I was just contacted concerning this Java memory problem, here is how you can get rid of it.

The amount of Ram for an Java application is limited by the JVM. To provide more memory to a single application you can start your Java process with two more parameters, like:

This allows Java to use up to 1024 MB. Here -Xms specifies the initial heap size, while -Xmx determines the maximum size. For machines with much more mem you might use g instead of m to set the size in gig’s. So -Xmx10g limits the amount of RAM to 10 GB.

Of course it’s annoying to apply these parameters to all your Java runs, so to change this behavior user-wide, you may create an alias like:

or better: Tell it to the Java Plugin Control Panel! Using Xfce you can find this tool in your panel’s menu in the Settings section. Gnome users may look in System > Preferences. If you don’t want to move your mouse you can also run ControlPanel from your terminal. This opens a window, default parameters can be applied in the tab Java, click View… and add your parameters to the Runtime Parameters column. This tool afterwards writes something like the following line to \$HOME/.java/deployment/deployment.properties :

So advanced users craving for trouble may edit this file on it’s own :-P

You can actively support me!

It’s a very bad Idea setting Xms to 1024M or 10G. When you’re starting two or three java-programs, the system-memory is nearly done. Normal users don’t have more than 4 or 8 GB RAM. Unnormal users know how big java’instances of the used programs are at most and they know this parameters.

Something else: on Google’s Android up to 2.2 the Xmx parameter is fixed to 16 MB or 32 MB, when you’re using manufactors operatingsystem. If you have Cyanogen Mod or something else you can set it up to 64 MB at most.

PS: good Denglisch^^

OutOfMemory errors can be caused by several things:

Overcache, not well tuned JVM startup options, permgen out of memories, HttpSessions not purging or low frequency purge, or buggy code.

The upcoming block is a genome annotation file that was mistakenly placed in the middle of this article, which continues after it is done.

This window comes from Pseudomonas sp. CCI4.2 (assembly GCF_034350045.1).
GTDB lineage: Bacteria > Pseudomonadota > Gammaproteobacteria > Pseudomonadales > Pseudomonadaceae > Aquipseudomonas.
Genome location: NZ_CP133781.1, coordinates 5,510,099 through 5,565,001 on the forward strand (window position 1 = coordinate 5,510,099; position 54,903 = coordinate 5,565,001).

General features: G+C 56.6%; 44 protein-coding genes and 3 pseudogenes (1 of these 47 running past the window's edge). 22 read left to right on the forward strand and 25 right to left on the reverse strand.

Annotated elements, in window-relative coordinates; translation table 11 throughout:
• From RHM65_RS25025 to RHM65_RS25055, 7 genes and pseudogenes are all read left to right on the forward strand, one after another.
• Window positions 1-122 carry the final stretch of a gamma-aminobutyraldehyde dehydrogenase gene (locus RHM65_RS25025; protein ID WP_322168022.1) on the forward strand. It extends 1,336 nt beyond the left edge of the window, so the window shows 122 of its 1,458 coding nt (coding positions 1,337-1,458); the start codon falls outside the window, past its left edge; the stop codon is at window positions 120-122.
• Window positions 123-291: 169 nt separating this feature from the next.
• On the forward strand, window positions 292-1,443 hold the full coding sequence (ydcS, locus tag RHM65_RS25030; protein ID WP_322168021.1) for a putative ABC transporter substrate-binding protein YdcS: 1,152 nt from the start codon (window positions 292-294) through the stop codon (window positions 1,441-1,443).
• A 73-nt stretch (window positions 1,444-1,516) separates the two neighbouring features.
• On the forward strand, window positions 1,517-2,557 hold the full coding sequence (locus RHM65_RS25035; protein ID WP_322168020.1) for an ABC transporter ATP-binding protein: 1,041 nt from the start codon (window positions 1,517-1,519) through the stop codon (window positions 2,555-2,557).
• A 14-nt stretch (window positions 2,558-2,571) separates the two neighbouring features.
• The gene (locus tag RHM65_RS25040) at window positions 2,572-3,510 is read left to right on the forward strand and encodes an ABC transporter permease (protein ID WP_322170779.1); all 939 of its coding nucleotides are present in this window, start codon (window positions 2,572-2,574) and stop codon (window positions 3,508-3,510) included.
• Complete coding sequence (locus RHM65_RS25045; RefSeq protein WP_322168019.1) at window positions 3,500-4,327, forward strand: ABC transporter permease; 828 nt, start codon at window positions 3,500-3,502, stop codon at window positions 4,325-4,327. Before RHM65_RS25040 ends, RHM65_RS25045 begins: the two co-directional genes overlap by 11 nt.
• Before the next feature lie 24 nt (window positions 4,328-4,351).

Usually buggy code is the most typical one (80 % of the time or more), which is called a memory leak. Basically it happens because in some part of your code someone is adding elements -typically to a static collection/map- and never removes it. This preventing the GC to free up memory.

It is important to notice that increasing Memory space, if this is the case is not fixing anything: just delaying the problem to appear, but degrading your performance as well because of major GC work (more memory to clean).

Often this is is shown after some hour of heavy load conditions, or after several days running and finishes with a java.lang.OutOfMemoryError, or server crash after several hours of really low performance, and heavy load CPU conditions (because GC cycles increase).

It is really hard to deal with these problems. My suggestion is to use one of the next mechanisms:

1) Downloading some sort of memory dumps, enable app server memory dumps, and wait for the OutOfMemory to appear one more time

2) Using some byte code instrumentation tool that can quickly identify potential leaks, even if you do not get the OutOfMemoryError. I have been using Antorcha Memory Plumber light, a free handy tool from Lucierna APM during this week with excellent results. http://ctoblog.lucierna.com/ultimate-weapon-lucierna-kill-memory-leaks/

Hope this can be useful for all the users.

OutOfMemoryError is a tricky one , by the way here is my way of solving 2 solution of java.lang.outofmemoryerror java heap space